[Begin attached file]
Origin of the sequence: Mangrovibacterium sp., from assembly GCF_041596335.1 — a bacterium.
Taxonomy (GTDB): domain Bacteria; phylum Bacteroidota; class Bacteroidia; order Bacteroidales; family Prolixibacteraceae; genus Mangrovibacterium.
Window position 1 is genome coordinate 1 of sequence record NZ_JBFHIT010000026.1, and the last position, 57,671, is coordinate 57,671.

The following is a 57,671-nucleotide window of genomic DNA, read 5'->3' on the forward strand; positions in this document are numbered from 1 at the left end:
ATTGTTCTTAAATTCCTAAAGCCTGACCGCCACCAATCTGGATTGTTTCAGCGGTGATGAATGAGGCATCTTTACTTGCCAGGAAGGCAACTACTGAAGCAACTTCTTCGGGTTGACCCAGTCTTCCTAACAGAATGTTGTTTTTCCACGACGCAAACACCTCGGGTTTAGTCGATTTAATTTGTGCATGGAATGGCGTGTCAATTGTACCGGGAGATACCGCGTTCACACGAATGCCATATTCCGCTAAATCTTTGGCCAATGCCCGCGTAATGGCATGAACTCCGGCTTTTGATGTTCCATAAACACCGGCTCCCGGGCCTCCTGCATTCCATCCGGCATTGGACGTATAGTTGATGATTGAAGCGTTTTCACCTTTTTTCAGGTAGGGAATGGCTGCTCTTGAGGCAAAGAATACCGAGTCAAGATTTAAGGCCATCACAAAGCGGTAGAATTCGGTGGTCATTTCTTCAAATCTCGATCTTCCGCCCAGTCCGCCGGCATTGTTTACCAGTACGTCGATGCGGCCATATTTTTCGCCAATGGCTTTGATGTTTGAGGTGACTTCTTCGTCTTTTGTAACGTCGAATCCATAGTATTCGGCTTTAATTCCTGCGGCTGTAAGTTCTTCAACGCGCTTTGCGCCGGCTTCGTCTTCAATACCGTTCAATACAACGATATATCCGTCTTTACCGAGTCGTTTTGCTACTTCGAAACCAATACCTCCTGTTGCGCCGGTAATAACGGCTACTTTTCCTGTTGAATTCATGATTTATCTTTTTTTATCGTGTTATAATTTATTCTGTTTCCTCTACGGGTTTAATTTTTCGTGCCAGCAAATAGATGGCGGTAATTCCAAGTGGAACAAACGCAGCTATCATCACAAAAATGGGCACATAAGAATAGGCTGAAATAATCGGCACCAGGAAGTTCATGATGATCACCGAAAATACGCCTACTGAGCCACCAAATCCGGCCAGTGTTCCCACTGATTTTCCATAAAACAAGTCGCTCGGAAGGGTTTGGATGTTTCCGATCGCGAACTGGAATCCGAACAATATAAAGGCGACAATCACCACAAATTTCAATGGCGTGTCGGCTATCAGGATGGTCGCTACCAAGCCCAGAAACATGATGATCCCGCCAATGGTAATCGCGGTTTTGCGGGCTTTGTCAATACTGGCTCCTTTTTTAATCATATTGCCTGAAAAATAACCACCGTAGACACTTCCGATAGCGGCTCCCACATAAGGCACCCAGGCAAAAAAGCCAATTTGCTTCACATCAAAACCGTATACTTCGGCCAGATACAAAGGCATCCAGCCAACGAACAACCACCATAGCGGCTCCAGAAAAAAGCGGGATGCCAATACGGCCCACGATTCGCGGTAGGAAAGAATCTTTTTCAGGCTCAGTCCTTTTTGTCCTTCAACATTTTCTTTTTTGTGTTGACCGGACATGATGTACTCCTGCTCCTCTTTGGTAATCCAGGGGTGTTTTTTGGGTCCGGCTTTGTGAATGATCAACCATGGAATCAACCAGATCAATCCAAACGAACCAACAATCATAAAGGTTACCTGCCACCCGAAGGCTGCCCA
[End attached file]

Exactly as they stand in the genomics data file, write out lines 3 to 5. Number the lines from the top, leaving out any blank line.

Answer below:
Window position 1 is genome coordinate 1 of sequence record NZ_JBFHIT010000026.1, and the last position, 57,671, is coordinate 57,671.

The following is a 57,671-nucleotide window of genomic DNA, read 5'->3' on the forward strand; positions in this document are numbered from 1 at the left end:
ATTGTTCTTAAATTCCTAAAGCCTGACCGCCACCAATCTGGATTGTTTCAGCGGTGATGAATGAGGCATCTTTACTTGCCAGGAAGGCAACTACTGAAGCAACTTCTTCGGGTTGACCCAGTCTTCCTAACAGAATGTTGTTTTTCCACGACGCAAACACCTCGGGTTTAGTCGATTTAATTTGTGCATGGAATGGCGTGTCAATTGTACCGGGAGATACCGCGTTCACACGAATGCCATATTCCGCTAAATCTTTGGCCAATGCCCGCGTAATGGCATGAACTCCGGCTTTTGATGTTCCATAAACACCGGCTCCCGGGCCTCCTGCATTCCATCCGGCATTGGACGTATAGTTGATGATTGAAGCGTTTTCACCTTTTTTCAGGTAGGGAATGGCTGCTCTTGAGGCAAAGAATACCGAGTCAAGATTTAAGGCCATCACAAAGCGGTAGAATTCGGTGGTCATTTCTTCAAATCTCGATCTTCCGCCCAGTCCGCCGGCATTGTTTACCAGTACGTCGATGCGGCCATATTTTTCGCCAATGGCTTTGATGTTTGAGGTGACTTCTTCGTCTTTTGTAACGTCGAATCCATAGTATTCGGCTTTAATTCCTGCGGCTGTAAGTTCTTCAACGCGCTTTGCGCCGGCTTCGTCTTCAATACCGTTCAATACAACGATATATCCGTCTTTACCGAGTCGTTTTGCTACTTCGAAACCAATACCTCCTGTTGCGCCGGTAATAACGGCTACTTTTCCTGTTGAATTCATGATTTATCTTTTTTTATCGTGTTATAATTTATTCTGTTTCCTCTACGGGTTTAATTTTTCGTGCCAGCAAATAGATGGCGGTAATTCCAAGTGGAACAAACGCAGCTATCATCACAAAAATGGGCACATAAGAATAGGCTGAAATAATCGGCACCAGGAAGTTCATGATGATCACCGAAAATACGCCTACTGAGCCACCAAATCCGGCCAGTGTTCCCACTGATTTTCCATAAAACAAGTCGCTCGGAAGGGTTTGGATGTTTCCGATCGCGAACTGGAATCCGAACAATATAAAGGCGACAATCACCACAAATTTCAATGGCGTGTCGGCTATCAGGATGGTCGCTACCAAGCCCAGAAACATGATGATCCCGCCAATGGTAATCGCGGTTTTGCGGGCTTTGTCAATACTGGCTCCTTTTTTAATCATATTGCCTGAAAAATAACCACCGTAGACACTTCCGATAGCGGCTCCCACATAAGGCACCCAGGCAAAAAAGCCAATTTGCTTCACATCAAAACCGTATACTTCGGCCAGATACAAAGGCATCCAGCCAACGAACAACCACCATAGCGGCTCCAGAAAAAAGCGGGATGCCAATACGGCCCACGATTCGCGGTAGGAAAGAATCTTTTTCAGGCTCAGTCCTTTTTGTCCTTCAACATTTTCTTTTTTGTGTTGACCGGACATGATGTACTCCTGCTCCTCTTTGGTAATCCAGGGGTGTTTTTTGGGTCCGGCTTTGTGAATGATCAACCATGGAATCAACCAGATCAATCCAAACGAACCAACAATCATAAAGGTTACCTGCCACCCGAAGGCTGCCCA